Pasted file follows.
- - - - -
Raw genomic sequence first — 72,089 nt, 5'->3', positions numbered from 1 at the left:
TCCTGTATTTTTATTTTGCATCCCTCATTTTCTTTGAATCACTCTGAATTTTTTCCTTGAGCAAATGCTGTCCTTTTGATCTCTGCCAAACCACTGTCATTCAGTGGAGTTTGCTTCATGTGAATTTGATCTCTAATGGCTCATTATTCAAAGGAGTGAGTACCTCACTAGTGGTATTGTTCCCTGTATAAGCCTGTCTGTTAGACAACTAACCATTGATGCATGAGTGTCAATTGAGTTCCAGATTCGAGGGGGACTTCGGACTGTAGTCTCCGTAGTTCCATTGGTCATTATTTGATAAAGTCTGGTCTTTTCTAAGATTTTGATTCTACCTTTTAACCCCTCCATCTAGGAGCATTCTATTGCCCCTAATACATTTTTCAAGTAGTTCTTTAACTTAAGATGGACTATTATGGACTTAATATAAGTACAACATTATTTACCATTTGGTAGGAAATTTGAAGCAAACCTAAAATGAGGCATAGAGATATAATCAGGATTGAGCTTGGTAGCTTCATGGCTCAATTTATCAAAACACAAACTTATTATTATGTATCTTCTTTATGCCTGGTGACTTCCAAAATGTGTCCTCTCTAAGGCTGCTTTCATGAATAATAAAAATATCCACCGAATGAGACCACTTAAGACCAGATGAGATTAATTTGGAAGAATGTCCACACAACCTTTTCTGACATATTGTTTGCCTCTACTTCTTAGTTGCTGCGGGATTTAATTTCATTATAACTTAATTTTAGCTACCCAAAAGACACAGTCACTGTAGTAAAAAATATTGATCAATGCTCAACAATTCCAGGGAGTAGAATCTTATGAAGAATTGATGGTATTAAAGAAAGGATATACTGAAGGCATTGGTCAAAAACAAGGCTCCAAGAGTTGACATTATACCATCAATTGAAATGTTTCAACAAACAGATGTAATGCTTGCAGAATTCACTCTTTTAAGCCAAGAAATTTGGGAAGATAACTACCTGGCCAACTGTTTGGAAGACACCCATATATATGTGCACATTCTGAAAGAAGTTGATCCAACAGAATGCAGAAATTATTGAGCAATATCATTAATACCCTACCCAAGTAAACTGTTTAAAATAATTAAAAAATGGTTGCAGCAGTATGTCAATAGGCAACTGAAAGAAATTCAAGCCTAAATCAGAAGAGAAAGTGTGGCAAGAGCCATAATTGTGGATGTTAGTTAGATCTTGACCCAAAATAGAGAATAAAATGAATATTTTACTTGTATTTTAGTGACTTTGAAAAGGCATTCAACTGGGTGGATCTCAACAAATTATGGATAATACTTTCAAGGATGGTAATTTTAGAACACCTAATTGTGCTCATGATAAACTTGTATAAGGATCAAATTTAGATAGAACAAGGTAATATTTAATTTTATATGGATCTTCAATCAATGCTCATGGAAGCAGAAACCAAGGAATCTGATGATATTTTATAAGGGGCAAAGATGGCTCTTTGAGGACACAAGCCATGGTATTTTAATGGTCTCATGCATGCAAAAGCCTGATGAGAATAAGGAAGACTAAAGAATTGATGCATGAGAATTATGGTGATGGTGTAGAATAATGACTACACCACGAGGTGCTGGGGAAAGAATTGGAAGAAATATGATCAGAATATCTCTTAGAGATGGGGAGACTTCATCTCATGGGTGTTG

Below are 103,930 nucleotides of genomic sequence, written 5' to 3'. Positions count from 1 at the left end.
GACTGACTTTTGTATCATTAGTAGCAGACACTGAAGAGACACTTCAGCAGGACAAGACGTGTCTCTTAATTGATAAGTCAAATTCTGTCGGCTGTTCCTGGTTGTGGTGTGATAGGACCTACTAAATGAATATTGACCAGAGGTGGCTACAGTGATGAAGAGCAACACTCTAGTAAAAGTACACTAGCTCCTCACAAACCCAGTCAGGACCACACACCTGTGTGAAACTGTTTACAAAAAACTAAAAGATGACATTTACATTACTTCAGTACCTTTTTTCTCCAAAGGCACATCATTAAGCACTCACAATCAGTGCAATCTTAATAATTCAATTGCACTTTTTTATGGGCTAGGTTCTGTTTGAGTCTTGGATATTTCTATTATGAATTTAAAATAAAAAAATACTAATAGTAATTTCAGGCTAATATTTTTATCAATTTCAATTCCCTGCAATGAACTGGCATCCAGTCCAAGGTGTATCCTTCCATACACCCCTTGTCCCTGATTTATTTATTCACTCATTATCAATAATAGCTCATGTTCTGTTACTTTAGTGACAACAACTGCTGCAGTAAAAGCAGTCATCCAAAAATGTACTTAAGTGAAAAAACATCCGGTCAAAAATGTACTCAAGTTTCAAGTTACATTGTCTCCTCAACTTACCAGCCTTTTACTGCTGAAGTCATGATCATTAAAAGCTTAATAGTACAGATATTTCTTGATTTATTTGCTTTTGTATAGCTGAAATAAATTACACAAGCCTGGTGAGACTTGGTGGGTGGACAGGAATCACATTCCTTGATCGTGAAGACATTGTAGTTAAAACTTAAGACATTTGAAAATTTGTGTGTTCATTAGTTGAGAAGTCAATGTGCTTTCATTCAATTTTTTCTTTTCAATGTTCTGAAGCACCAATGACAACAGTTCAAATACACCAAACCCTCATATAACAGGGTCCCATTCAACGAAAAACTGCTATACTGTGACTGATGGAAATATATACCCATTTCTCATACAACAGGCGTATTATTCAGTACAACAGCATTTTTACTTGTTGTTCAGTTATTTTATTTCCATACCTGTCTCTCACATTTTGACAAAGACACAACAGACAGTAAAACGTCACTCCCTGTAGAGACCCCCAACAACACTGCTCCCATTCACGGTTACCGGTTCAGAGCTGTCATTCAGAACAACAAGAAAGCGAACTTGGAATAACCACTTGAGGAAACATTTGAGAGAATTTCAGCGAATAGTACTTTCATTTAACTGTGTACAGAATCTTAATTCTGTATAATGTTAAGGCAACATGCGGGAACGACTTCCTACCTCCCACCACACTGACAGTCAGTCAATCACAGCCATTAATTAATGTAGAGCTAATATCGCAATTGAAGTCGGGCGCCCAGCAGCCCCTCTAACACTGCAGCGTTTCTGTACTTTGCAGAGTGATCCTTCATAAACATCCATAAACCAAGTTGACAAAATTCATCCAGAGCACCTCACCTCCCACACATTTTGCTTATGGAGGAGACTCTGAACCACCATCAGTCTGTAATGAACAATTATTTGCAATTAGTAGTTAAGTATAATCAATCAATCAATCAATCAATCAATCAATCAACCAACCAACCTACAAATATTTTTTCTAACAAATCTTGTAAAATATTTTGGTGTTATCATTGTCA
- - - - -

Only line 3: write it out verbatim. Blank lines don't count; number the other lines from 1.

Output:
Below are 103,930 nucleotides of genomic sequence, written 5' to 3'. Positions count from 1 at the left end.